The nature of the North-South change of the magnitude of tectonic shortening in Central Andes at Altiplano-Puna latitudes: a thermomechanical modeling approach
The first order features of the Central Andes tectonics are change of tectonic styles and magnitude of tectonic shortening from Altiplano to Puna latitudes. While causes of the change of tectonic styles were successfully investigated by comprehensive thermomechanical modeling in the first phase of the [G 3.2] StRATEGy project, the cause of change of shortening magnitude remains poorly understood. Our working hypothesis is that difference in strength of the upper plate that caused difference in tectonic styles also resulted in different rates of trench roll-back. To test this hypothesis and investigate other possibilities, in the new phase of the project we intend to extend our current models to the west including subducting Nazca plate. This will require more than doubling of the modeling area. We will build our models using experience of the first project phase and as previously will first run high-resolution 2D models along the Altiplano and Puna cross-sections and finally full 3D model including the entire region. To do that we will incorporate the updated versions of 3D thermomechanical codes LAMEM and ASPECT and 3D model of the lithospheric structure in the Central Andes developed in the partner project [G 3.3] and its extension.
Controls of Cenozoic foreland-deformation patterns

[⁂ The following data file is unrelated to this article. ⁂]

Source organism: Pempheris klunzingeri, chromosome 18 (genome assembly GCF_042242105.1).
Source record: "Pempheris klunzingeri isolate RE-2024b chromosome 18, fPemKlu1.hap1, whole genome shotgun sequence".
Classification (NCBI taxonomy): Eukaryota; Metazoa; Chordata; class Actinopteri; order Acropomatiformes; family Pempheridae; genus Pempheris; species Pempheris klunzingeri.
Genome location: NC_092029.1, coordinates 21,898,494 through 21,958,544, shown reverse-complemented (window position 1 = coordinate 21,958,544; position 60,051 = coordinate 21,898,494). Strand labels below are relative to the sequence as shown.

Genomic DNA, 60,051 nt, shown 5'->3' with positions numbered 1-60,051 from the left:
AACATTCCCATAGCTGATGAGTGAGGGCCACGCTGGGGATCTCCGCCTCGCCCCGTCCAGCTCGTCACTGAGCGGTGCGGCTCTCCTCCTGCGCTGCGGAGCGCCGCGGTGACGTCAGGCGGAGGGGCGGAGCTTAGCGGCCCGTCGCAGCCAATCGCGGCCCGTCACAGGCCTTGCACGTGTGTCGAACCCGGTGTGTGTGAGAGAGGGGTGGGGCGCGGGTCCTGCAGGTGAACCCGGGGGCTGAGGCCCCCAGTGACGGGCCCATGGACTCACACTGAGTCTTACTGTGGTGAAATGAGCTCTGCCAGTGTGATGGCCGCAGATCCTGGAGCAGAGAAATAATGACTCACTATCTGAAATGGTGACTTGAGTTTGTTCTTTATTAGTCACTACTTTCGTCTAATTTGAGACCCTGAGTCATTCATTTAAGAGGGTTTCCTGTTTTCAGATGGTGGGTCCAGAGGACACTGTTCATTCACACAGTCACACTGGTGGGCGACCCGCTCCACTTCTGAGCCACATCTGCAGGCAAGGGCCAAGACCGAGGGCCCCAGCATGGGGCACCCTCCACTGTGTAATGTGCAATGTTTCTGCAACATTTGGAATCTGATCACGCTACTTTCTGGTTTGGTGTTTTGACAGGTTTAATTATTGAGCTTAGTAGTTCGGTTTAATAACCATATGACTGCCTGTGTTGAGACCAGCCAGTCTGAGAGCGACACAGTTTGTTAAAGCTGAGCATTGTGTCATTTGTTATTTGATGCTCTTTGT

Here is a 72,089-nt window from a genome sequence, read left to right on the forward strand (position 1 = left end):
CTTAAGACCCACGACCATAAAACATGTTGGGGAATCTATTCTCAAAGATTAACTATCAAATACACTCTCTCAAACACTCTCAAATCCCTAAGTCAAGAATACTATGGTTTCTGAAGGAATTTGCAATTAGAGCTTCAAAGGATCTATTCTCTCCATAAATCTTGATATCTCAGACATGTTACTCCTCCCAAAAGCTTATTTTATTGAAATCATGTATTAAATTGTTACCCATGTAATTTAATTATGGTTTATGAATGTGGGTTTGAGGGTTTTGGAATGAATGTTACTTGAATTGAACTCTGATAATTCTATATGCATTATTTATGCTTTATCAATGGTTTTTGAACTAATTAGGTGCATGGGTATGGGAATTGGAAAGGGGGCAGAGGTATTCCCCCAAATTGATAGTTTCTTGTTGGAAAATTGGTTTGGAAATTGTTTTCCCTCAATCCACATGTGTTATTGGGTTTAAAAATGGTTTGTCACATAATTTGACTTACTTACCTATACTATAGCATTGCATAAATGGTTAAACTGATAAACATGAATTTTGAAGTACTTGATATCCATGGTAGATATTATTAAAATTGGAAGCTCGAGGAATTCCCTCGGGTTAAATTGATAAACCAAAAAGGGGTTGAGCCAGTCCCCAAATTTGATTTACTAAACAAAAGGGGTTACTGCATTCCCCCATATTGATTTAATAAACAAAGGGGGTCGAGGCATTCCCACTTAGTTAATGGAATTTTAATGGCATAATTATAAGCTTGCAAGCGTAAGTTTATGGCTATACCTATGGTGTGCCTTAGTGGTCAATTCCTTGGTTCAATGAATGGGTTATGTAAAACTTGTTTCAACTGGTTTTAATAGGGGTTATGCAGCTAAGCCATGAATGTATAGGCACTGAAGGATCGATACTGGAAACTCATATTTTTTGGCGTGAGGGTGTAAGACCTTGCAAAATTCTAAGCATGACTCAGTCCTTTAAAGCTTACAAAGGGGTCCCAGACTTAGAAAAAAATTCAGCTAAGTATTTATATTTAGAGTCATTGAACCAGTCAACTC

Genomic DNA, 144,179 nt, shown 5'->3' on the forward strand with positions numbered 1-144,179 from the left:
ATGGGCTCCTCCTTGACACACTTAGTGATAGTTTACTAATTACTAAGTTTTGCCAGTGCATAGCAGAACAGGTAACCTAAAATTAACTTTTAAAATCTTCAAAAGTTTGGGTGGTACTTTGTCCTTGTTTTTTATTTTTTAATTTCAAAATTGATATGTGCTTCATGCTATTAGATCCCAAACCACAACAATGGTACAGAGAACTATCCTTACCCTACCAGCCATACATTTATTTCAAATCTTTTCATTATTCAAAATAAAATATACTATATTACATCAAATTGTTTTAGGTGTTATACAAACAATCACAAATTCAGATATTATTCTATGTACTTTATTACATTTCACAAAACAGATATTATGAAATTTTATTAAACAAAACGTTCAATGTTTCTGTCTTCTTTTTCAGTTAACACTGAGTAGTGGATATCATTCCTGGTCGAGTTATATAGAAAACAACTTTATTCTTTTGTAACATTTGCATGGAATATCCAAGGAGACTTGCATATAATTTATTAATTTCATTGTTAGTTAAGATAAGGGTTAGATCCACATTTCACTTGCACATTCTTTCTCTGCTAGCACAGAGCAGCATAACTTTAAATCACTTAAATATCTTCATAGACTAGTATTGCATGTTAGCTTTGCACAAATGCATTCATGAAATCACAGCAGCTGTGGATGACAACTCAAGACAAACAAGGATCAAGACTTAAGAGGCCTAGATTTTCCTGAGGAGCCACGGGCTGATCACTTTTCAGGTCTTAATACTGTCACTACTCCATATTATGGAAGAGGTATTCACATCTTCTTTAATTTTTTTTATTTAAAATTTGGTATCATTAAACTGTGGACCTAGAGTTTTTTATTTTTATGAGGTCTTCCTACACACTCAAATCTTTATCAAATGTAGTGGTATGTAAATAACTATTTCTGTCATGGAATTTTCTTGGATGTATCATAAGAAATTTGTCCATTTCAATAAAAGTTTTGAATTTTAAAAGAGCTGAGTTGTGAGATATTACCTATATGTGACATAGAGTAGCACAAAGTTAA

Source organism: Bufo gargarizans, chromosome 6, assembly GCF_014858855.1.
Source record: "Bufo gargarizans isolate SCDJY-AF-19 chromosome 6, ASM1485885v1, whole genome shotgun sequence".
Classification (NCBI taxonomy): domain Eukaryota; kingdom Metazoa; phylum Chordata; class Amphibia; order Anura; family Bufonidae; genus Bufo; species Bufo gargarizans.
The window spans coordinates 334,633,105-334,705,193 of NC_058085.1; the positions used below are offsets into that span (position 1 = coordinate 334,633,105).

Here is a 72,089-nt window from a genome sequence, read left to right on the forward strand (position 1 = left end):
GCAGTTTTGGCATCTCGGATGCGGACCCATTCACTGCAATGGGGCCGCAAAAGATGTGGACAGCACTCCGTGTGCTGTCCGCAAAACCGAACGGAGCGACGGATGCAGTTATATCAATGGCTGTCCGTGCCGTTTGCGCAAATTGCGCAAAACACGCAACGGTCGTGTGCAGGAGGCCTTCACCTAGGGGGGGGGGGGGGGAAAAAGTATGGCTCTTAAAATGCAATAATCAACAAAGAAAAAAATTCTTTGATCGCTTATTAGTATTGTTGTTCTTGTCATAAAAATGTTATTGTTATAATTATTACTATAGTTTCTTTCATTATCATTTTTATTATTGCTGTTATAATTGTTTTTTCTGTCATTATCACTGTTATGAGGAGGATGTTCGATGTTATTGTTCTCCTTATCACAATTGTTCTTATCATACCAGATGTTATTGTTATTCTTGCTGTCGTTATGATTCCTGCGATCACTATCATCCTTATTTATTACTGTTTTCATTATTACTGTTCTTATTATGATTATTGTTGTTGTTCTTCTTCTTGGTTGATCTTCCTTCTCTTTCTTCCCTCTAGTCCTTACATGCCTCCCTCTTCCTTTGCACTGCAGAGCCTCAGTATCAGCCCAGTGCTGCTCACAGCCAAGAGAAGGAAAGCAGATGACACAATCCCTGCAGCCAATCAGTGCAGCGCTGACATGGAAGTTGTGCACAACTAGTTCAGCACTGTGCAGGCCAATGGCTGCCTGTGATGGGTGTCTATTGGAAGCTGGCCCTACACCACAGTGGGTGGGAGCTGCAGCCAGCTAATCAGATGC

The Andean foreland demonstrates a pronounced N-S oriented differentiation in the style and magnitude of deformation and the nature of sedimentary basins. East of the Altiplano-Puna plateau and the Eastern Cordillera, a wedge-shaped, ~250-km-wide thin-skinned fold-and-thrust belt defines the eastern border of the orogen, which then transitions into the contiguous Chaco-Paraná foredeep. The spatial extent of the fold-and-thrust belt in Bolivia correlates with thick Paleozoic units, in which a series of Silurian, Devonian, and Carboniferous detachments define the basal decollément of the orogenic wedge. However, south of approximately 24°S, these mechanically weak layers thin and eventually disappear, and the thin-skinned style of deformation is replaced by the thick-skinned deformation of Santa Barbara and Sierras Pampeanas broken forelands. The gradual increase of the wavelength of foreland structures from north to south is accompanied by a decrease in accumulated shortening, a decrease in the width of orogenic plateau, and increasing lithospheric temperature. North-south trends are also evident in other key aspects of the South Central Andes, such as the N-S directed passage of Juán Fernandez Ridge during last 26 Ma and the widening of the magmatic arc and the start of an ignimbrite flare-up in the Puna. These observations suggest intimate relationships between style and intensity of deformation involving both shallow and deep lithospheric structures and processes. Supported by the results of numerous field observations, large-scale numerical thermomechanical modeling provides a valuable tool for testing geological and geodynamical hypotheses that are built on the apparent correlations between the different phenomena observed in the Central Andes. Previous 2D-models of the Central Andes already attempted to quantify some of these correlations. Recent progress in numerical modeling techniques, however, allows for an extension of this research towards 2.5- and 3D-lithospheric models. We will study the Andes from ca. 18 to 35°S, integrating the characteristics of the Nazca plate and the Andean foreland. Our numerical modeling will incorporate spatially varying age and geometry of the Nazca plate and thickness of the overriding South American plate to better constrain interplate stress transfer. Both deep and shallow model geometries and structures will be constrained by new data gathered in the framework of this initiative. Our project is tightly coupled with two other modeling projects: [G 3.3] on the 3D structural and thermal reconstruction of the evolution of the Chaco-Paraná Basin. The two projects, which cover somewhat different scales and/or locations, will exchange their input data and results, thus providing valuable constraints for each individual effort. Other important regional constraints are expected from field-studies planned in project [G 3.4], aimed at revealing long-term controls of sedimentary basin architecture in the brokenforeland realm.